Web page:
One of my homemade doggie obstacles

Use A Laser Pointer

Laser pointers are another great option to get your pooch to run around the house without you having to move around a whole lot. Heck, you could even do it from the comfort of your bed.

Dogs who like to play fetch will typically be into it. Just give it a try and see how your pup reacts to it.

Good to know: Some dogs with neurotic tendencies won’t do well with laser pointer games on a regular basis. That said, I don’t see anything wrong with using this approach occasionally when you’re not feeling well.

Throw A Ball

Definitely a no brainer if your pup is ball crazy.

Get comfy on your bed, the couch, or sit on the floor wrapped up in a blanket and throw your pup’s ball. 

The chuck it ball is definitely a favorite of Buzz’s, Missy’s brother.

Entertain your dog inside with his favorite ball, for example a chuck it ball
Buzz with his favorite chuck-it ball

Let Your Dog Go For A Swim

If you’re lucky enough to live right on the water or to have a pool on your property AND your dog is the definition of aquapup, you could just let them go for a swim.

Missy & Buzz Swimming With K9 Friends
Missy swimming in a pool with doggie friends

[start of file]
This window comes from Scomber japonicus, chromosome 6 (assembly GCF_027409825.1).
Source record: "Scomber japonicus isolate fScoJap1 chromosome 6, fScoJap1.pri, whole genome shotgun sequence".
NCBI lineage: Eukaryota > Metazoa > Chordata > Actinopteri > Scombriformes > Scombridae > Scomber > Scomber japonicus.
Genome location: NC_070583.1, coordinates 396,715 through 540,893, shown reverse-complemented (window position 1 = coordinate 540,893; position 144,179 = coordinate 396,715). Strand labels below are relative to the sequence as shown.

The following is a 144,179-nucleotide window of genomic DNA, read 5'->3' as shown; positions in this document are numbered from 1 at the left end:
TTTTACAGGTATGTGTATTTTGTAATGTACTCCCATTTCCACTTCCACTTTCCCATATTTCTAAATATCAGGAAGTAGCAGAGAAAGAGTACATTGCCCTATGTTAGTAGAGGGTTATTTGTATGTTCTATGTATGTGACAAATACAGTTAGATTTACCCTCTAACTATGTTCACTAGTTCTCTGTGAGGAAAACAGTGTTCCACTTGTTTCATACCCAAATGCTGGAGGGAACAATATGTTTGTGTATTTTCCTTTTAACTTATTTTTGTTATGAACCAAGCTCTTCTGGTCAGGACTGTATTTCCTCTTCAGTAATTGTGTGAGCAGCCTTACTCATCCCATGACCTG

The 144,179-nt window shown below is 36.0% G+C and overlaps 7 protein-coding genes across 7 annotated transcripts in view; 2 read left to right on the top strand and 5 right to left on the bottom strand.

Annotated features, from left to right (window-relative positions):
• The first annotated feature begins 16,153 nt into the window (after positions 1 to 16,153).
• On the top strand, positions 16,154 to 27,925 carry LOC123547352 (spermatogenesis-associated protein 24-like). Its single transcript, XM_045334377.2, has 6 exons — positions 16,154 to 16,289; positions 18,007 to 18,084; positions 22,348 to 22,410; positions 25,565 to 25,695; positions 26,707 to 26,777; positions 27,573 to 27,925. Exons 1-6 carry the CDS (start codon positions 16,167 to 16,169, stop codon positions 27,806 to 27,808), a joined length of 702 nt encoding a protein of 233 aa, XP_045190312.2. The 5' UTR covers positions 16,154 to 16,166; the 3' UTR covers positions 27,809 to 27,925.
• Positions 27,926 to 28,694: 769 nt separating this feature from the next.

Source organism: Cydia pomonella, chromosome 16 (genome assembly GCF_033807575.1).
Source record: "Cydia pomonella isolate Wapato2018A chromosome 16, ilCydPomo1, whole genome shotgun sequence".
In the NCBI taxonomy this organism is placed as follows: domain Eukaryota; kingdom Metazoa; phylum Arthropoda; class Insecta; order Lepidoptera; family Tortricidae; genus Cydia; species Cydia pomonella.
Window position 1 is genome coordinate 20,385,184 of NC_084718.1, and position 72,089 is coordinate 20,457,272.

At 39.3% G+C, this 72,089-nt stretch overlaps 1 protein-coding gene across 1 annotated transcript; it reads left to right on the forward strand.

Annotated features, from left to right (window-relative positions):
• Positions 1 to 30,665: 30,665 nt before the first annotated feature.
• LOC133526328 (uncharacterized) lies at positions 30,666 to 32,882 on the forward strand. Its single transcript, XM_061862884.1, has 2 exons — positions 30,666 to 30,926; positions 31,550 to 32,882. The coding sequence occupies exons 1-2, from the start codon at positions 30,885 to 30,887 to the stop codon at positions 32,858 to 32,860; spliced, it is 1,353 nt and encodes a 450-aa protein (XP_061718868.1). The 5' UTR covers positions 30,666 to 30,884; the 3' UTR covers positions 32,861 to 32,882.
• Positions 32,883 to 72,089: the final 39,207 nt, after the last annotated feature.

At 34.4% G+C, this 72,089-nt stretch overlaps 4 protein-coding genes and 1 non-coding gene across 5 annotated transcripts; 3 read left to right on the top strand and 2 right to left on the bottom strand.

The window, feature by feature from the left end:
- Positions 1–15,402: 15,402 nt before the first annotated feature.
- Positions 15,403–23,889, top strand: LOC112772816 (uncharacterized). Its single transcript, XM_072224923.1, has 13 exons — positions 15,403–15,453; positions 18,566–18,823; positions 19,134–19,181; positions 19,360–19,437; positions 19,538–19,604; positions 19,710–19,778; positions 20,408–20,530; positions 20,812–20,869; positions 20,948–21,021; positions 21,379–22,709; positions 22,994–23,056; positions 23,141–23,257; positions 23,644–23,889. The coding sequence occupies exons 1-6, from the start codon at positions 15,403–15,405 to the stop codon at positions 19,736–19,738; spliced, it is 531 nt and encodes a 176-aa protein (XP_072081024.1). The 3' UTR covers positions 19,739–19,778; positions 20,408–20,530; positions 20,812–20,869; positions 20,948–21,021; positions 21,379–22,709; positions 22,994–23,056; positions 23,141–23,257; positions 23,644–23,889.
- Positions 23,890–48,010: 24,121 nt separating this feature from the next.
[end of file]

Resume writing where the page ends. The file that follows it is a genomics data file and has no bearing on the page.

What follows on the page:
Of course you’ll still have to supervise, but you could do that while sitting or lounging close by.

How to Entertain Dogs Who Don’t Like Toys: Dog Food Puzzles

Another great way of entertaining your pup is to offer them dog food puzzles, especially if they’re not crazy about playtime with toys.

The way they work is they’re hollow and you put tasty treats on the inside.

Of course you can also stuff them with (frozen) raw dog food if you’re a raw feeder like myself.

Some of them roll or bounce, which makes it a bit harder for your dog to get the goodies out, but that’s exactly what you want.

That’s because your dog burns mental energy while he’s figuring out how to get to the treats or food.

My personal favorites are KONG toys and the West Paw Zogoflex Qwizl toy.

Both are super bouncy!

The Qwizl is great for holding long, thin dog chews like bully sticks.

Missy approves of her raw dog food Kong puzzle toy. It's filled with raw dog food from Raw Paws Pet Food.
Missy with her Kong dog food puzzle. It’s filled with raw dog food from Raw Paws Pet Food.
Wally and his West Paw Zogoflex Qwizl dog toy. It holds a bully stick.
Wally and his West Paw Zogoflex Qwizl dog toy

Another good option is a snuffle mat.

The concept is similar, except that it’s not bouncy: You put it down somewhere and hide food or treats in there.

The one downside is that it’s not a great fit for raw or wet dog food – unless you wanted to immediately toss it into the washer after using it.

Probably not want you have in mind when you’re sick though!

So I’d only use snuffle mats for dogs who are kibble-fed or interested in single-ingredient, dry treats.